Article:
For Immediate Release
Citigroup Inc. (NYSE: C)
June 4, 2014

The Career Peak Paradox: New Citi/LinkedIn Survey Suggests Professionals Believe Success is a Moving Target


Most women expect to hit their career peak at age 53, while men expect to peak slightly later at age 55; though for most professionals, peak happiness does not equal the height of success

Women's career and finance worries decreasing; only 39 percent cite work-life balance as a major concern

New York, N.Y., and Mountain View, Calif. – Citi and LinkedIn today released results from their fourth Today's Professional Woman Report, a national survey exploring women's career and financial concerns inspired by the conversations on Connect: Professional Women's Network. Connect, which is powered by CitiSM, is the fast-growing LinkedIn group with more than 300,000 professional women members.

Results of the study revealed that most professional women expect to reach their career peak at age 53, while men expect to reach the top slightly later at age 55. The age at which professionals project to reach the height of their career success varies significantly by generation, however – with their expected peak increasing as they age. Millennials expect to hit their career peak at 43, for example – while Baby Boomers expect to hit the top at 62. At the same time, most professionals surveyed believe the happiest point in their careers was several years in the past. Those who are under 35 are most likely to say that their happiest age was 28, while professionals of ages 45-54 are most likely to say that their happiest age was 42.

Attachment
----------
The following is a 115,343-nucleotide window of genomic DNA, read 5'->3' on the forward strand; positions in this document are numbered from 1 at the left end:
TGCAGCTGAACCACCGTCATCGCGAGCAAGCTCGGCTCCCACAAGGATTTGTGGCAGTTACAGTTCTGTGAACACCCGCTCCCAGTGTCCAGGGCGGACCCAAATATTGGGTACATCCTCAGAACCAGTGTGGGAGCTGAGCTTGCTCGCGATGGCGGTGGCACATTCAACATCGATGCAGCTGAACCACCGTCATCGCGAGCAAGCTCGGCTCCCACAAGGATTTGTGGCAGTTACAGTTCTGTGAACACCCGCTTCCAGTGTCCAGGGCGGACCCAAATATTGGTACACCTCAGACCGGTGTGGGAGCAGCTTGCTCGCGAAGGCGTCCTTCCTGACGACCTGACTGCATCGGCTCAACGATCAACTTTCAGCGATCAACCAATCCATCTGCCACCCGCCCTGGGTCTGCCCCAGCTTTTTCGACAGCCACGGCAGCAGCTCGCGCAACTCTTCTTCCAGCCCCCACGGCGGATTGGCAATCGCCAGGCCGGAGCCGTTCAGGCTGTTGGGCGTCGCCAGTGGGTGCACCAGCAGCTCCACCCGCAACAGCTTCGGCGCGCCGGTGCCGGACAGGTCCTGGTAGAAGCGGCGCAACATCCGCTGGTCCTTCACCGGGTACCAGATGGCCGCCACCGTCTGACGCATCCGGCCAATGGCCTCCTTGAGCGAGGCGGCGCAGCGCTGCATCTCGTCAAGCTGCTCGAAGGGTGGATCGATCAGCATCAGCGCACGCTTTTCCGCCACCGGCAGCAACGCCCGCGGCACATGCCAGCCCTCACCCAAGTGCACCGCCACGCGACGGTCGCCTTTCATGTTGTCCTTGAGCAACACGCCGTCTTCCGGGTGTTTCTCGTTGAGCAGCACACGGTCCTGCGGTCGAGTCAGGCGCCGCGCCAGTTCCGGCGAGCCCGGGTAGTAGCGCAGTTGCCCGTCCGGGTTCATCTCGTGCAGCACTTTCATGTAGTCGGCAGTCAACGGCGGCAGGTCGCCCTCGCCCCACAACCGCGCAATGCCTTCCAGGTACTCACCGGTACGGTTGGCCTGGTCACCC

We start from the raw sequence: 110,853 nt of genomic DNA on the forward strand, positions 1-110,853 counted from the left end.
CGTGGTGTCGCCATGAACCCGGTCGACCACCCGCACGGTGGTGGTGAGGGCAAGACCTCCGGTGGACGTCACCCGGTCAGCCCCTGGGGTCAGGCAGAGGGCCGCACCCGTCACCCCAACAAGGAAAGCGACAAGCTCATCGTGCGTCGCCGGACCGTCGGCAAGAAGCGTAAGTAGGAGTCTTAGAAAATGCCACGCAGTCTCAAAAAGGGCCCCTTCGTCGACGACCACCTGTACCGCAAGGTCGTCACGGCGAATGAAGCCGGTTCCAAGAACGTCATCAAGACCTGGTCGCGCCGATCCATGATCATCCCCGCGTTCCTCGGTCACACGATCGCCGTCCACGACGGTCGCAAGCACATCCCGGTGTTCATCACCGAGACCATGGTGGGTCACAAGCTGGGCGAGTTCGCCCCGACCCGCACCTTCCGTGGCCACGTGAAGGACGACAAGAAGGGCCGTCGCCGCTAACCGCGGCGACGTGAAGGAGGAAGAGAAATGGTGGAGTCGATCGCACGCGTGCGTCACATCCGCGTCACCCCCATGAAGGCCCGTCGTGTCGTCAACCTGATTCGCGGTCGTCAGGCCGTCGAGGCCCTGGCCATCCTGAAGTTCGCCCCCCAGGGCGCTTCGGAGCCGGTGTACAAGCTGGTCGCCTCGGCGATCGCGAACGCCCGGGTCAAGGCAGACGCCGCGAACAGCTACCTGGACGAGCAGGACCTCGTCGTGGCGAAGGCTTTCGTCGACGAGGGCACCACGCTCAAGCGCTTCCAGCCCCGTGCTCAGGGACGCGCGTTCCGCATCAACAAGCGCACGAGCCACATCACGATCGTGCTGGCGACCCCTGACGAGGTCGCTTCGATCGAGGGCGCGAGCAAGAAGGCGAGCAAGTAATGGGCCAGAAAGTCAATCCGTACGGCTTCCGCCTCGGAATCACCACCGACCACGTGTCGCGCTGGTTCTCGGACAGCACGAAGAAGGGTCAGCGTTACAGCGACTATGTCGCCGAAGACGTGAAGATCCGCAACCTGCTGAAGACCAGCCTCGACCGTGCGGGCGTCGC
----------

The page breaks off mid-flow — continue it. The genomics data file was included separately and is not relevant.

"The survey illustrates that career satisfaction and success are not just end goals – they're both moving targets," said Linda Descano, CFA®, Head of Content and Social, North America Marketing at Citi, and President and CEO of Women & Co., Citi's personal finance resource for women. "While the age at which professionals believe they will peak varies by generation, most expect the high point of their career to occur within the next several years. Yet at the same time, they believe that the happiest moment of their careers occurred several years in the past, suggesting that peak satisfaction does not necessarily mean the height of career success."

The survey also found that men are more likely than women to equate career satisfaction with a "good salary" (58 percent vs. 52 percent), while women rated salary, "doing what I love," and "being challenged" as equally important to their satisfaction. Further, women are more likely than men to equate career satisfaction with "making an impact on the world" (32 percent vs. 27 percent) and "helping people" (32 percent vs. 28 percent).

On defining progress and achieving goals:

  • The number of women who feel that they have achieved their professional goals continues to rise. 37 percent of women responded that they have achieved their professional goals (vs. 31 percent in 2013).
  • Of those who asked for a pay increase in the past year, the number of women receiving raises is increasing. According to the survey, while the percentage of women who have asked for a raise in the past year has stayed relatively steady year over year (27 percent 2014 vs. 26 percent in 2013), 84 percent of women who asked for a raise last year received one (compared to 75 percent in 2013).
  • Professionals define their individual career progress in a wide variety of ways. When asked about the most significant indicator of their own professional progress, there were varying definitions of success.
    • 21 percent defined progress as "finding a job that allows them to pursue their passion"
    • 19 percent defined progress as "a more flexible work environment"
    • 17 percent defined progress as a salary increase
    • 17 percent defined progress as a promotion to an executive leadership position